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Edible weeds to feed your house rabbits

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Are you making the most of the edible weeds in your garden? House rabbits and other herbivores love the freshness and variety of common weeds found in most backyards. As always, be very sure that the lawns and gardens have NOT been treated with any pesticides or other chemicals before harvesting these edible greens.

Weeds are typically higher in phytonutrients than cultivated crops (phytonutrients are plant compounds associated with positive health effects). Cultivated plant foods typically have had at least some of the nutrients bred out of them in favor of higher yields, increased cold tolerance, etc. Weeds have a higher content of vitamins, minerals, important antioxidants, antimicrobials and anti-inflammatories.

Wild foods are oftentimes valuable adjunct therapies for a poorly bunny, guinea pig or other pet. They are not a substitute for proper veterinary care, of course, but they can offer your pet additional nutritional support and beneficial phytonutrients.

When searching for wild greens, don’t harvest from roadside areas that have likely been contaminated by exhaust fumes, and avoid foraging in very brushy areas frequented by wildlife (weeds may have been contaminated with wildlife droppings). Introduce any new foods to your pet's diet in small amounts at first, and always provide very fresh greens, as wilting or fermented plants can cause potentially life-threatening GI distress.

Most lawns are lousy with common blue violets, plantain and dandelions, and goosefoot, thistle, purslane and yarrow are not uncommon (note: pets and humans should NEVER eat the root nor seeds of the violet, as these are poisonous. African violets are not in fact true violets, and are also not edible.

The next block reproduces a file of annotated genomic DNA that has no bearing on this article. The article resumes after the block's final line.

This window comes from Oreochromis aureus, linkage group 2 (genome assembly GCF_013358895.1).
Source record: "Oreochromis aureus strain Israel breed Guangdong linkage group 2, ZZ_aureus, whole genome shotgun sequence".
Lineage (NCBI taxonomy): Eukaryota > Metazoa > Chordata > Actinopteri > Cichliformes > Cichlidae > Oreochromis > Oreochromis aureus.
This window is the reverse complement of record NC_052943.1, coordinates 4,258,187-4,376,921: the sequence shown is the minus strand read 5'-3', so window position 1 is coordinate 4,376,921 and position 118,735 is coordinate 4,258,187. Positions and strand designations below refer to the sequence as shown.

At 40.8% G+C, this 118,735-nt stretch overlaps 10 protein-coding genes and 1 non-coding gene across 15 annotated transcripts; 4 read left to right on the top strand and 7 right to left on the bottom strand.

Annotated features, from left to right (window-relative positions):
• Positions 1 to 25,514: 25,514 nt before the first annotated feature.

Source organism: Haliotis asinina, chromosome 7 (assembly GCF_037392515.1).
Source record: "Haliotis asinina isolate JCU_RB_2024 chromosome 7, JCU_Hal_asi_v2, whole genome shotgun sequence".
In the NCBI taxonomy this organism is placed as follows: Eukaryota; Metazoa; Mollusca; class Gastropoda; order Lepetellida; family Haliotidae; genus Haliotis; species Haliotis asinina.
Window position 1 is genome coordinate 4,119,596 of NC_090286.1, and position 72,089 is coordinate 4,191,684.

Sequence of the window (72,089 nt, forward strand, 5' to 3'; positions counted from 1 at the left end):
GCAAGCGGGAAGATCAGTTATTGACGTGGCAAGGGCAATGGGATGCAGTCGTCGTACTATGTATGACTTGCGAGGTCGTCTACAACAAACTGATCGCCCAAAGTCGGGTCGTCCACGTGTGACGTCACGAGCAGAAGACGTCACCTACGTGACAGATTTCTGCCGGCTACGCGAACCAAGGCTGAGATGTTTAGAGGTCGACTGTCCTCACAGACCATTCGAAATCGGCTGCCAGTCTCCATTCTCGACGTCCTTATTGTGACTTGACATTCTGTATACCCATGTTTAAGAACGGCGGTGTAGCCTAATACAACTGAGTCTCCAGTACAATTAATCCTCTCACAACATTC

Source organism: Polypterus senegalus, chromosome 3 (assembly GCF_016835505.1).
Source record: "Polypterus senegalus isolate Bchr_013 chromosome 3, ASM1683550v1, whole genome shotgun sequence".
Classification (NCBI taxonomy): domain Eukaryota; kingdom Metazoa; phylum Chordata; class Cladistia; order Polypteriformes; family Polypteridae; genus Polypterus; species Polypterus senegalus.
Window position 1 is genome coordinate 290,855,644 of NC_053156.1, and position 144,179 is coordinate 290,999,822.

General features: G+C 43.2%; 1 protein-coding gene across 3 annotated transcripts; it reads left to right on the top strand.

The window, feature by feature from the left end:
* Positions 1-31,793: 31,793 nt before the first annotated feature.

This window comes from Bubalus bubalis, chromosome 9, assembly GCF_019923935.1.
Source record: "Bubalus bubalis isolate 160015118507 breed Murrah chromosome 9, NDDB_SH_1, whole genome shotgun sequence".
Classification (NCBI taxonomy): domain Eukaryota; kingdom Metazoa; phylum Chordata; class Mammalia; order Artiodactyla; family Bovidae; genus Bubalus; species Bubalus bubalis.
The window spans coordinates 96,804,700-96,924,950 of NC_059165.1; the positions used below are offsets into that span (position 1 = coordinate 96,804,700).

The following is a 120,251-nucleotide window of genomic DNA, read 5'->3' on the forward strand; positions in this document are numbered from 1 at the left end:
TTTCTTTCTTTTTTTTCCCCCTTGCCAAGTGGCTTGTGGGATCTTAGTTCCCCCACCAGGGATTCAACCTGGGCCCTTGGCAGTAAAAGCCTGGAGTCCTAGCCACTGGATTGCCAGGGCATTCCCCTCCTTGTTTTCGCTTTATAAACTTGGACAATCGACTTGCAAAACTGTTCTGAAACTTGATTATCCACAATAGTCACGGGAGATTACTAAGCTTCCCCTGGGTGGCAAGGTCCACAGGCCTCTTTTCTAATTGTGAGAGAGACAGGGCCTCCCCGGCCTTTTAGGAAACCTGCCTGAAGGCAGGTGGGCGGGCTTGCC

Evening primrose, aka ‘moon primrose’ is a prolific flowering plant, and Echinacea (aka coneflower) is another beautiful flowering plant – both are edible and provide healthy nutrition.

Wild carrot, aka “Queen Anne’s Lace’ is another plant which is completely edible, although it has a deadly lookalike in the Hemlock plant. Be sure that what you are harvesting in Queen Anne’s Lace; when in doubt, don't offer it to your pets - there are plenty of other, more easily recognizable weeds out there.

If you would like to grow your own weeds, you can either harvest seeds from non-chemically-treated plants or order seeds online. If you are concerned about the plants spreading to where they are not wanted, you may plant them in pots.

You cannot beat the convenience – or economy – of stepping just outside your door and harvesting a healthy salad of greens for your house rabbit (or yourself). Be aware that all of these greens can be dried for winter use, either spread on paper toweling in a non-humid area, or else in an inexpensive food dehydrator.

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